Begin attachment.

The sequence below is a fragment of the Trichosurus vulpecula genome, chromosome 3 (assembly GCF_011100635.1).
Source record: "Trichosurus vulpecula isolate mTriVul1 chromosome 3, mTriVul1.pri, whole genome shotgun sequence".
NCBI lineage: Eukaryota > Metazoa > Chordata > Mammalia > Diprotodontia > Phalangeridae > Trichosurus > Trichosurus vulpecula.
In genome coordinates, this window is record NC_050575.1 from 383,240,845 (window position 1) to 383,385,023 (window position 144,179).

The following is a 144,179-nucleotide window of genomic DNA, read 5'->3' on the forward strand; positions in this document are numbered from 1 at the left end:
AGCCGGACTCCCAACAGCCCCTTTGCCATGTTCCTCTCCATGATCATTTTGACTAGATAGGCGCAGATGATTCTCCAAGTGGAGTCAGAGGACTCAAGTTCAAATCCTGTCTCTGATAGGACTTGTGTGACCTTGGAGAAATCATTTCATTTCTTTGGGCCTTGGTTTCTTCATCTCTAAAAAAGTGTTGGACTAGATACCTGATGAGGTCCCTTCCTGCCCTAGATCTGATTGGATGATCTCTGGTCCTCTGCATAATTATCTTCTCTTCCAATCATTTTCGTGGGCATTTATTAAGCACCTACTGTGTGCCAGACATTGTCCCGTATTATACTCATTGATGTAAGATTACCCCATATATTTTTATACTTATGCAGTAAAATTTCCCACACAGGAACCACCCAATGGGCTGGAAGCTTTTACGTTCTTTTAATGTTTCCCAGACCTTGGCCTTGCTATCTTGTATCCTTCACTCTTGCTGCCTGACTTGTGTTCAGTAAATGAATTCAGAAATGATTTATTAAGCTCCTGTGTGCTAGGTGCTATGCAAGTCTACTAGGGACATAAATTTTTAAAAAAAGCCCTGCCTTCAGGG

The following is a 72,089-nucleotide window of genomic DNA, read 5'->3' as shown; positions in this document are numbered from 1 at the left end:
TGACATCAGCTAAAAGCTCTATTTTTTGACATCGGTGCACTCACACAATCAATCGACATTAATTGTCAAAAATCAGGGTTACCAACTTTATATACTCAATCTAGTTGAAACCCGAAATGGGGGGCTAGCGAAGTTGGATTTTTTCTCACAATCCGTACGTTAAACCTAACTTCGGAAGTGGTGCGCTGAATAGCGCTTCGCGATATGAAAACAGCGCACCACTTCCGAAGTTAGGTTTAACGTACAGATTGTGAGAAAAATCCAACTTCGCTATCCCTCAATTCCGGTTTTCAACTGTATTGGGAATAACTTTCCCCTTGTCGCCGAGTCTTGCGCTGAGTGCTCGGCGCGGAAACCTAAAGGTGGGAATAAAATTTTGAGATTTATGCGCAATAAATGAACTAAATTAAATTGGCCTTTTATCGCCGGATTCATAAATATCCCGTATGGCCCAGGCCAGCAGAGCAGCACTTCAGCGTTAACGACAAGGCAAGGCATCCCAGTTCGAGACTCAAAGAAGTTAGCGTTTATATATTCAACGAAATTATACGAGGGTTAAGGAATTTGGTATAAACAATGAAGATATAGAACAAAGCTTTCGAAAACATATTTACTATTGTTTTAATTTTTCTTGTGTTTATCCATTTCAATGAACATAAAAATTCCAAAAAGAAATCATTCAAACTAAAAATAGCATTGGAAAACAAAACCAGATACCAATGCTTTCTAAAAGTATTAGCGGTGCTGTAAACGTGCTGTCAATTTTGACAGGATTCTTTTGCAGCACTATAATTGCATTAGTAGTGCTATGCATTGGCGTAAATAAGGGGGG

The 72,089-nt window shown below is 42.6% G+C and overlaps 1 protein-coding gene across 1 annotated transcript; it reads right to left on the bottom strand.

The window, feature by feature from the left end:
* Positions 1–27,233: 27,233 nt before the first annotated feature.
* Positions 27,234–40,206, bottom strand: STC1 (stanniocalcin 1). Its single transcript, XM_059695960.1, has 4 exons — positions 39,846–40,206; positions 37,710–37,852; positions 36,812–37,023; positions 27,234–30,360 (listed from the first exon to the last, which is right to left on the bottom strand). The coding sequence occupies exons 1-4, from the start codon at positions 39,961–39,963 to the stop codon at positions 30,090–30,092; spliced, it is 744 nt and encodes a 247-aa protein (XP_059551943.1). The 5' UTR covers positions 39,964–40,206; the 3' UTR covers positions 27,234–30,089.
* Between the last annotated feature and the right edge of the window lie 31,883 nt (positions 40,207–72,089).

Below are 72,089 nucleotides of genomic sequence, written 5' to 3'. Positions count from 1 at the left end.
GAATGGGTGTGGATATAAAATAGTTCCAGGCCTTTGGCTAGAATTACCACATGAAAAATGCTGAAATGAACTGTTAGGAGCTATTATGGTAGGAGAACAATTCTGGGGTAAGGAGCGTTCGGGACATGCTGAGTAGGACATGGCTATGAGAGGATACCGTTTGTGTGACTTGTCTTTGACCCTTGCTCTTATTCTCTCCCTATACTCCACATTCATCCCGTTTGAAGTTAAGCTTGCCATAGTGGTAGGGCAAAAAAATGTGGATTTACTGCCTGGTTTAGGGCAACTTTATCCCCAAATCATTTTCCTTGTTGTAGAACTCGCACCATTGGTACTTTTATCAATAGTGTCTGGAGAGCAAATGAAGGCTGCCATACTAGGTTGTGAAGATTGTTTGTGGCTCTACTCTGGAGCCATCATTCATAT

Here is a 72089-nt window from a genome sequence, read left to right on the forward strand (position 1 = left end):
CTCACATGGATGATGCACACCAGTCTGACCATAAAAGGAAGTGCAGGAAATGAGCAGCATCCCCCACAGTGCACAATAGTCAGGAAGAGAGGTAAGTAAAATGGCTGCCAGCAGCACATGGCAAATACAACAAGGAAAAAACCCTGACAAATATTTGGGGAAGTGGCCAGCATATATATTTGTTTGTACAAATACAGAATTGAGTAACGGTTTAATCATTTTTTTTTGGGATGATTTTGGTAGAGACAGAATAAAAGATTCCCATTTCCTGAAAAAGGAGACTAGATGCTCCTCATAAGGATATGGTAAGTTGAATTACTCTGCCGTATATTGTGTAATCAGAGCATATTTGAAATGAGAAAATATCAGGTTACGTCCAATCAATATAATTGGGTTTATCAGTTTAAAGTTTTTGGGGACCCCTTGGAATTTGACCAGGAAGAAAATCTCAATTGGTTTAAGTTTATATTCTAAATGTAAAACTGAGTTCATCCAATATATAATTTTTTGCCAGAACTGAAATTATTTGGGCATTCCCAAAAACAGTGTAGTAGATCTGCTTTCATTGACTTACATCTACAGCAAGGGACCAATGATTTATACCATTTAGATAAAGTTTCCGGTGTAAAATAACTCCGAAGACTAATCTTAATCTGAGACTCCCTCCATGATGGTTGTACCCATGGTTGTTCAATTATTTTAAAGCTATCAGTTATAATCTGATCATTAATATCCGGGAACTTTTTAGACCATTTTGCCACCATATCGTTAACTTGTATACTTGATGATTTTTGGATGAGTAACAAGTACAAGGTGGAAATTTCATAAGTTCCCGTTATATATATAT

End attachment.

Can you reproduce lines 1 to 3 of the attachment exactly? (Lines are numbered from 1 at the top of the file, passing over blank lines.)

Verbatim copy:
The sequence below is a fragment of the Trichosurus vulpecula genome, chromosome 3 (assembly GCF_011100635.1).
Source record: "Trichosurus vulpecula isolate mTriVul1 chromosome 3, mTriVul1.pri, whole genome shotgun sequence".
NCBI lineage: Eukaryota > Metazoa > Chordata > Mammalia > Diprotodontia > Phalangeridae > Trichosurus > Trichosurus vulpecula.